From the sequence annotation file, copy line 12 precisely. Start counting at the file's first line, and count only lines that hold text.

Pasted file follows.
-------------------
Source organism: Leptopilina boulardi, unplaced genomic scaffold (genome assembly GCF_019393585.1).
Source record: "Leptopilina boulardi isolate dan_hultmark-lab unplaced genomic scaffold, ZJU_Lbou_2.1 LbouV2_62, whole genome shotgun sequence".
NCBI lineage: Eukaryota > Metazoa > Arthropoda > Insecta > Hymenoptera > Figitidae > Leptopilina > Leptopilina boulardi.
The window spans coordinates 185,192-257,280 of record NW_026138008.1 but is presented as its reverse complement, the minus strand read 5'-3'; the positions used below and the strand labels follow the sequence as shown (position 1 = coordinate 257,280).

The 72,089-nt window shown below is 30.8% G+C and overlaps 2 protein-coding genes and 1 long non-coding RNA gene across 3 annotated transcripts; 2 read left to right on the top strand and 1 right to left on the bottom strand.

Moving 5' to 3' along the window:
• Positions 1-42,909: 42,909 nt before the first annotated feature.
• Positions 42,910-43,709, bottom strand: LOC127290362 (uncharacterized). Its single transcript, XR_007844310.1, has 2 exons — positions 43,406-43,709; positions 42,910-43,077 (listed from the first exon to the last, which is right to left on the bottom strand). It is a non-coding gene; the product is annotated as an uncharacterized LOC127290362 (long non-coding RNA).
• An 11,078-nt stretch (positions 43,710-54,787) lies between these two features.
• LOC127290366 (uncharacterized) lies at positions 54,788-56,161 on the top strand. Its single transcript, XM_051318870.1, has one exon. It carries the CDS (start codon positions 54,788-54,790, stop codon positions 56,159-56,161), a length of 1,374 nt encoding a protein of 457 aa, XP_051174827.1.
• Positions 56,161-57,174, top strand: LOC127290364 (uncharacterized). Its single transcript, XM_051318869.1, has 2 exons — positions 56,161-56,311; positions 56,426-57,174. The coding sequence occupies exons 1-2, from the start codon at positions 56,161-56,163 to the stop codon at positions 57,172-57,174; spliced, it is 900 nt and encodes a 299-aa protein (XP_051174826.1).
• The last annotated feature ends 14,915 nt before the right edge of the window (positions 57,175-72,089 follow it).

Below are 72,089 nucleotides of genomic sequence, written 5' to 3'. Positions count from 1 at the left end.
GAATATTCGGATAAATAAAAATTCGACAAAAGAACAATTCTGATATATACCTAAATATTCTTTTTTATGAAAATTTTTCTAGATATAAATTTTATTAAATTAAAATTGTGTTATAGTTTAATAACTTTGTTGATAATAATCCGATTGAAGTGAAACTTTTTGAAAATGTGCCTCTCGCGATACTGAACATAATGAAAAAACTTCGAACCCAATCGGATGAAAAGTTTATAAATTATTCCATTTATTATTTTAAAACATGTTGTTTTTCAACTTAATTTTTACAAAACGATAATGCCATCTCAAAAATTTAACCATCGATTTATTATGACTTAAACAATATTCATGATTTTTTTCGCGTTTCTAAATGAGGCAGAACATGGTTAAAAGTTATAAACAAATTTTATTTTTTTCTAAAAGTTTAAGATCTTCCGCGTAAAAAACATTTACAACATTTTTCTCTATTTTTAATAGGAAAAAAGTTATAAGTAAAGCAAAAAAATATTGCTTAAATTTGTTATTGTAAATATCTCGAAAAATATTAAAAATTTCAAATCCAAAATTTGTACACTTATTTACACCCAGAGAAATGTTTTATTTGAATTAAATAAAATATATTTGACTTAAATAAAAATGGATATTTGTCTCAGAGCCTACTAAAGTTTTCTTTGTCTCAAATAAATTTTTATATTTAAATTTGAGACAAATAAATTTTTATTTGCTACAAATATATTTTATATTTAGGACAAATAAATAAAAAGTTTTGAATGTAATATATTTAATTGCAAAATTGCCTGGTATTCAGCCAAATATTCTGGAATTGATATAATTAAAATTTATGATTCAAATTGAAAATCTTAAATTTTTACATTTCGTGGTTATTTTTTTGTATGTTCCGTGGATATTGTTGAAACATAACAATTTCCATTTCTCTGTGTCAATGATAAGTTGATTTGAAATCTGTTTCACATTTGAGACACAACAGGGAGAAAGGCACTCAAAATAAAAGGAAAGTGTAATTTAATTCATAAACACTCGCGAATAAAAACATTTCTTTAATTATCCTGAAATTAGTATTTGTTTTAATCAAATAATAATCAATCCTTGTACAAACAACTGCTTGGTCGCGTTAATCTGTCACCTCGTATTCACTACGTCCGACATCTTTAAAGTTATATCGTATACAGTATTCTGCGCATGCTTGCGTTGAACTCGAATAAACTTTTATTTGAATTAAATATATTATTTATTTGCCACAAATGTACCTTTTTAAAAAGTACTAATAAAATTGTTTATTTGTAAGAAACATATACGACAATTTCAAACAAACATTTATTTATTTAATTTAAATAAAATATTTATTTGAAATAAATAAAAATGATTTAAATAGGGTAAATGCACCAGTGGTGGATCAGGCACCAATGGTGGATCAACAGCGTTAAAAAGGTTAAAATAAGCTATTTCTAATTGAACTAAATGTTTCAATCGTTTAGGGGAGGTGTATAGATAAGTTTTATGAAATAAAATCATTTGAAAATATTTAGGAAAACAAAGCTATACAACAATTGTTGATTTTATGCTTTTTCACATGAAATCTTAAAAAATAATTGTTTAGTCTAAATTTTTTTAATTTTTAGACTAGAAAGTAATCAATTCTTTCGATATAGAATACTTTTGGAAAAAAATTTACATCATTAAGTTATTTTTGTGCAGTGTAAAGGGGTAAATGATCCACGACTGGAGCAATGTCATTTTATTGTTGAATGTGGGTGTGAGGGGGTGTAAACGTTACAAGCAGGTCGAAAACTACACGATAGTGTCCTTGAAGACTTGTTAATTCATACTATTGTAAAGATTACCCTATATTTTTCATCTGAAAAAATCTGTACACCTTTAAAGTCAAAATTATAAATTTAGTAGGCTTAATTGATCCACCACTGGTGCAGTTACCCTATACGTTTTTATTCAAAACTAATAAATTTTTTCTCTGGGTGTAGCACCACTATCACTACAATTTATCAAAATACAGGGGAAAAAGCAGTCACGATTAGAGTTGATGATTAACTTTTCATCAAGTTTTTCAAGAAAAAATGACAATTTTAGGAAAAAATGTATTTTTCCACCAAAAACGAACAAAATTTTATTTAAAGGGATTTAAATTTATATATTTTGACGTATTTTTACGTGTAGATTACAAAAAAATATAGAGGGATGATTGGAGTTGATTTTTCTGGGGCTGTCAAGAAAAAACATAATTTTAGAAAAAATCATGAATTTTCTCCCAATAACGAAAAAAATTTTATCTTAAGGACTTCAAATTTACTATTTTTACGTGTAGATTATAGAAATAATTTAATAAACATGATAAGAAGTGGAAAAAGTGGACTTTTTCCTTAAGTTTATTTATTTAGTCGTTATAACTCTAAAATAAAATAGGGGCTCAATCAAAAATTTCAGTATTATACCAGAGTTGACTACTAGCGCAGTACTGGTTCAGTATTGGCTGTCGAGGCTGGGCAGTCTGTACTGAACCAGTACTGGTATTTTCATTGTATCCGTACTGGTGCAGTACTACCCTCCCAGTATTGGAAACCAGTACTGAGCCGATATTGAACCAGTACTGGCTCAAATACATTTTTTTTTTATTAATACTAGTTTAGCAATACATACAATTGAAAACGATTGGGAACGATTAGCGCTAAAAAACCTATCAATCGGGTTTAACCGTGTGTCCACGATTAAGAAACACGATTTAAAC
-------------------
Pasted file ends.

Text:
• The last annotated feature ends 14,915 nt before the right edge of the window (positions 57,175-72,089 follow it).